17 March 2012

Dr. Drummond's Curious St. Patrick's Day Poem

The Quebec Saturday Budget, 2 April 1892
"He only Wore a Shamrock" 
He only wore a shamrock
On his faithful Irish breast,
Maybe a gift from his colleen one,
The maiden whom he loved best;
But the emblem of dear old Ireland,
Tho' worn on a jacket of red,
Was the emblem of rank disloyalty,
And treason most foul, they said. 
Had he but borne the heather,
That grows on the Scottish hills,
A rose from an English garden,
Or a leek from the Cambrian rills,
Then he might summon his comrades,
With trumpet, and fife, and drum.
And march through the breadth of England,
Till trumpet and fife were dumb.
But he only wore a shamrock,
And tho' Britain's most gracious Queen
Had pinned her cross on his bosom,
Yet the little trefoil of green
Might not nestle down beside it,
For the color, alas! was banned,
And the Celtic soldier was made to feel
That he trod an alien land.
Oh! poor little modest symbol,
Of the glorious Trinity,
Rather bloom on your native hill-side,
Than cross the dark Irish sea;
Rather rest on the loving bosom,
Of the Mother that gave you birth,
For even your virtues can't chasten
The ungrateful English earth.
Atypical verse from William Henry Drummond, the poet we prefer to forget, "He only Wore a Shamrock" was inspired by an incident in which an Irish soldier in the British Army was punished for refusing to remove a shamrock from his non-dress uniform. We know this because the poet tells us much in an appended note that credits an anonymous headline writer for giving his poem its title:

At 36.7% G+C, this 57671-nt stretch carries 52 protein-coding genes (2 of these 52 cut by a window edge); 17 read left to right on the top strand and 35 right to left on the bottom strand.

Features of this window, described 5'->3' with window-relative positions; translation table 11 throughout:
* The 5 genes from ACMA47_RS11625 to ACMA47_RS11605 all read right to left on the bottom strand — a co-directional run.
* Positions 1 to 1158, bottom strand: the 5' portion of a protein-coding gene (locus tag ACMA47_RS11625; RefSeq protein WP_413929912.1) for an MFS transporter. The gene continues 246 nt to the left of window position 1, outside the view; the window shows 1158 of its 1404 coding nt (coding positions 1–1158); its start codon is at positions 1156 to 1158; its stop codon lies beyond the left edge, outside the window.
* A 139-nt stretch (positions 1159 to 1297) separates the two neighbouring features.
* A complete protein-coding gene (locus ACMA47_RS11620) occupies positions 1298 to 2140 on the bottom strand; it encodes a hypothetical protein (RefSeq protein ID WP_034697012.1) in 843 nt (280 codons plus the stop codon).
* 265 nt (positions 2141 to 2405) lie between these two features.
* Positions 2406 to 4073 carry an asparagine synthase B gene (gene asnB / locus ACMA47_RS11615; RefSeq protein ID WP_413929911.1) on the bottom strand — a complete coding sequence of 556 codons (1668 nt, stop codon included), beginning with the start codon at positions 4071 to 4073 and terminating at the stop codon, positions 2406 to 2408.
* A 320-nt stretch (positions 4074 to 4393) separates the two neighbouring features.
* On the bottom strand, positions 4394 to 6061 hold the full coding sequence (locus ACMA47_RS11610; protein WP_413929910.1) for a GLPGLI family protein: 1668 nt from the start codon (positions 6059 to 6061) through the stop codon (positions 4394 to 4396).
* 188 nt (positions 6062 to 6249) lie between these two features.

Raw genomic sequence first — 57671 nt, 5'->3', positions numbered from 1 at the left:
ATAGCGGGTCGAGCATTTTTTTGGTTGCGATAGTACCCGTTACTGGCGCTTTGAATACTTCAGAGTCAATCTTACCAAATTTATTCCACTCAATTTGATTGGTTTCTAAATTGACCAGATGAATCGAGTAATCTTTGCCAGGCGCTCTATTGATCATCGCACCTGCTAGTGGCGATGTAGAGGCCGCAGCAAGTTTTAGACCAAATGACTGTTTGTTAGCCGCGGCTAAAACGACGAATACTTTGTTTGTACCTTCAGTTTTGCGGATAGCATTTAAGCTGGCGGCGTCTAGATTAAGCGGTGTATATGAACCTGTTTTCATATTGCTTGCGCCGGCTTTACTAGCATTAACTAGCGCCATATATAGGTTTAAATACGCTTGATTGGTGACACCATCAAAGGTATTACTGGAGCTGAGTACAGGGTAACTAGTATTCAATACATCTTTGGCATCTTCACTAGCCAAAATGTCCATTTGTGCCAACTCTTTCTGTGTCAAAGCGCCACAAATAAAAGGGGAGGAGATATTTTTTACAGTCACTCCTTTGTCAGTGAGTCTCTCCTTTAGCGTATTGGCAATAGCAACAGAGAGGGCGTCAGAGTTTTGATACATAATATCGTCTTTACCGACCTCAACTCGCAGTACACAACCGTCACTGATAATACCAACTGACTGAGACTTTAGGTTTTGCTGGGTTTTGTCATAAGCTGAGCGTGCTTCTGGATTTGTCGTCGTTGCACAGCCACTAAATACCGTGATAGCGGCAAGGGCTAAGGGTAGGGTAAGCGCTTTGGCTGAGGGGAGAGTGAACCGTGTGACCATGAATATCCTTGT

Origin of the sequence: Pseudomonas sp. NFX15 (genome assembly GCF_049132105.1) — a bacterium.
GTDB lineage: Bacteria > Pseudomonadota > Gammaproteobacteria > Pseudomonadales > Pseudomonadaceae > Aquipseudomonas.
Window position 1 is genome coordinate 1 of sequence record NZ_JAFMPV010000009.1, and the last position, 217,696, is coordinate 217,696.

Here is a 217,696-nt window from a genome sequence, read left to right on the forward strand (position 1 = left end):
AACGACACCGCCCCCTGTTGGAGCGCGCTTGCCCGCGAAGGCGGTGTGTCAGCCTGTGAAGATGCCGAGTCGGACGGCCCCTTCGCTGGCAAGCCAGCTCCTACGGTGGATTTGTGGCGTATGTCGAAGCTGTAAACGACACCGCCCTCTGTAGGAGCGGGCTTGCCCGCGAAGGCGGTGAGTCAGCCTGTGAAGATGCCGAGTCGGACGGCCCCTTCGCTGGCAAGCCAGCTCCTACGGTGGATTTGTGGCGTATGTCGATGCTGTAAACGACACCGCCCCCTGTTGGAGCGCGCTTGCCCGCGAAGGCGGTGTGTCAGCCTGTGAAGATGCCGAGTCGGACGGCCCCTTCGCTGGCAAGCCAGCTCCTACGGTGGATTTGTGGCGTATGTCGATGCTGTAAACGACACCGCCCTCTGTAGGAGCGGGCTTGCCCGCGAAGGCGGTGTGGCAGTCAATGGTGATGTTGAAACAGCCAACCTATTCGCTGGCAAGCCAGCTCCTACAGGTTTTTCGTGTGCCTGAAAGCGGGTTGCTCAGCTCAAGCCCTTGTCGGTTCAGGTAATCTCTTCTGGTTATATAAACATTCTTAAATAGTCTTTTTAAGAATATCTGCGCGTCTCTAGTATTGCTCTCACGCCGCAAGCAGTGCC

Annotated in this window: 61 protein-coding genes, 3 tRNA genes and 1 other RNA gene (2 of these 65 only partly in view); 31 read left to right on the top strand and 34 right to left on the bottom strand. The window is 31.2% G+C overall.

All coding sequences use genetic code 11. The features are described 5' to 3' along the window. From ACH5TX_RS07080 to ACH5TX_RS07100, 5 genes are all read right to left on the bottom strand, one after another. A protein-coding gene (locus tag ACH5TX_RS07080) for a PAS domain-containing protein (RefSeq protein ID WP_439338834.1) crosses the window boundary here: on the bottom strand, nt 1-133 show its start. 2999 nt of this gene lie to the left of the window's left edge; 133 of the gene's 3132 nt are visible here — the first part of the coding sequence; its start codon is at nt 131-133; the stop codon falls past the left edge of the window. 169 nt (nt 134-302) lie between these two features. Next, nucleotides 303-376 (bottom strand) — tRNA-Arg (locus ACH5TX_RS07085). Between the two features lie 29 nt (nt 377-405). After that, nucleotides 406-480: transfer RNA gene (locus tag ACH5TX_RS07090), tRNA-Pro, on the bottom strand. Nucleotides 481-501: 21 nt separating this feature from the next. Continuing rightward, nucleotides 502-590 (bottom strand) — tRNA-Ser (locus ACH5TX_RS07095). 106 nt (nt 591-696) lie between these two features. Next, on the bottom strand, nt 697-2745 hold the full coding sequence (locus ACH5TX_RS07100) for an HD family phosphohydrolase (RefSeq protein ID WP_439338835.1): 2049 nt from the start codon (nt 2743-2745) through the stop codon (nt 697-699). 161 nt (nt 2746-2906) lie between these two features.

Here's the thing: On 18 March 1894, a Sunday, there was no edition of the Gazette. While it's tempting to think that Drummond merely misremembered the year – the incident in question having taken place on  St Patrick's Day 1892 – there's no such heading in the 18 March 1892 edition. In fact, it wasn't until the next day that the story was broken by the Daily News. Despite dogged detective work, the Gazette heading has eluded me.

I'm not sure what to make of the  awkwardly composed quote. A sub-heading? Drummond's own words? In either case, it's all wrong. According to Hansard, Private O'Grady's bit 'o green was stuck not in a buttonhole, but his glengarry cap. More importantly, O'Grady was not court marshalled, but was received a punishment of 48 hours of hard labour.

William Henry Drummond, physician, poet and poor historian? Or is this just a case of poetic licence spilling over onto an explanatory note?


  1. Irish regiments were granted the right to wear a Shamrock in their headdress on St.Patrick's day in 1900, when the Irish Guards were brought into being by Queen Victoria (and Field Marshall Wolseley).

    The tradition of various regiments wearing a national emblem in their headdress on their national day is well established; I haven't been able to determine just when it arose, but suspect the Irish were the last to be granted the right, and that being an Irishman himself, the discrimination irked Drummond.

    The private's nationality is a moot point; what counts is the regiment he served in. The Drummond note suggests he was a member of the 87th --an Irish regiment, while Hansard says it was a Welsh outfit. Even had the private been entitled to wear a shamrock on St. Patrick's day in 1894, he wouldn't have been permitted to do so as a member of a Welsh unit. So...I'm thinking it was entirely poetic license.

    Incidentally, Drummond mentions Irish soldiers a couple of times --in 'the Nile Expedition' and 'the Dublin Fusilier' and then there's 'We're Irish Yet'.

  2. My thanks for this. I think it's interesting that there was some attempt to make everything look like a big misunderstanding, the commanding officer having somehow not realized that it was St Patrick's Day.